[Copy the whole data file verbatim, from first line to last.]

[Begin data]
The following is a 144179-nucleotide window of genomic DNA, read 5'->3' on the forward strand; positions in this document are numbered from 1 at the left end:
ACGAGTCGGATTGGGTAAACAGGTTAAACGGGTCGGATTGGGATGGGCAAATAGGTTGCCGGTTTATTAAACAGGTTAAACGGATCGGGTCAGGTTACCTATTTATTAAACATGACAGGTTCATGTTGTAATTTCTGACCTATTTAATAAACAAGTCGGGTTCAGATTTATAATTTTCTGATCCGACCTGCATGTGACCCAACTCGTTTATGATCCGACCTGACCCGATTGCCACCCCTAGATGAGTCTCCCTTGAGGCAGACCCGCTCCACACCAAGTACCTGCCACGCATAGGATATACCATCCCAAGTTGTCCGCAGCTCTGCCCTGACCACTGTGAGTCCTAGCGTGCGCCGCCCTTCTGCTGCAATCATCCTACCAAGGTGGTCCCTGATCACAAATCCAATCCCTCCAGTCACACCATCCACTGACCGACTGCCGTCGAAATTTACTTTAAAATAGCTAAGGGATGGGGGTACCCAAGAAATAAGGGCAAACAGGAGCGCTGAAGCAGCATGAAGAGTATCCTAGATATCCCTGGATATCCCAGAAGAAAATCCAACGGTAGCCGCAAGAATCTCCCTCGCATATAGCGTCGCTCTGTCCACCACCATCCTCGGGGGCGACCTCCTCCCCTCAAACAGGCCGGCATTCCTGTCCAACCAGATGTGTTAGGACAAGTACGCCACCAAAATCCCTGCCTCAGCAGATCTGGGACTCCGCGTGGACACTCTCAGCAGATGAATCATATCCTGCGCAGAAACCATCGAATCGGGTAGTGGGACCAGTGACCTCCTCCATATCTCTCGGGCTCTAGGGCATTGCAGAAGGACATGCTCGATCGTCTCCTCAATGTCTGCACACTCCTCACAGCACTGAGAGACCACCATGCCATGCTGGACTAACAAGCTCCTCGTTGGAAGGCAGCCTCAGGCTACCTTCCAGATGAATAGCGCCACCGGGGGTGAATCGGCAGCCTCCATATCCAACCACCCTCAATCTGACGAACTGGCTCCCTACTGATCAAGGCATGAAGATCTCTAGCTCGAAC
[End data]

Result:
The following is a 144179-nucleotide window of genomic DNA, read 5'->3' on the forward strand; positions in this document are numbered from 1 at the left end:
ACGAGTCGGATTGGGTAAACAGGTTAAACGGGTCGGATTGGGATGGGCAAATAGGTTGCCGGTTTATTAAACAGGTTAAACGGATCGGGTCAGGTTACCTATTTATTAAACATGACAGGTTCATGTTGTAATTTCTGACCTATTTAATAAACAAGTCGGGTTCAGATTTATAATTTTCTGATCCGACCTGCATGTGACCCAACTCGTTTATGATCCGACCTGACCCGATTGCCACCCCTAGATGAGTCTCCCTTGAGGCAGACCCGCTCCACACCAAGTACCTGCCACGCATAGGATATACCATCCCAAGTTGTCCGCAGCTCTGCCCTGACCACTGTGAGTCCTAGCGTGCGCCGCCCTTCTGCTGCAATCATCCTACCAAGGTGGTCCCTGATCACAAATCCAATCCCTCCAGTCACACCATCCACTGACCGACTGCCGTCGAAATTTACTTTAAAATAGCTAAGGGATGGGGGTACCCAAGAAATAAGGGCAAACAGGAGCGCTGAAGCAGCATGAAGAGTATCCTAGATATCCCTGGATATCCCAGAAGAAAATCCAACGGTAGCCGCAAGAATCTCCCTCGCATATAGCGTCGCTCTGTCCACCACCATCCTCGGGGGCGACCTCCTCCCCTCAAACAGGCCGGCATTCCTGTCCAACCAGATGTGTTAGGACAAGTACGCCACCAAAATCCCTGCCTCAGCAGATCTGGGACTCCGCGTGGACACTCTCAGCAGATGAATCATATCCTGCGCAGAAACCATCGAATCGGGTAGTGGGACCAGTGACCTCCTCCATATCTCTCGGGCTCTAGGGCATTGCAGAAGGACATGCTCGATCGTCTCCTCAATGTCTGCACACTCCTCACAGCACTGAGAGACCACCATGCCATGCTGGACTAACAAGCTCCTCGTTGGAAGGCAGCCTCAGGCTACCTTCCAGATGAATAGCGCCACCGGGGGTGAATCGGCAGCCTCCATATCCAACCACCCTCAATCTGACGAACTGGCTCCCTACTGATCAAGGCATGAAGATCTCTAGCTCGAAC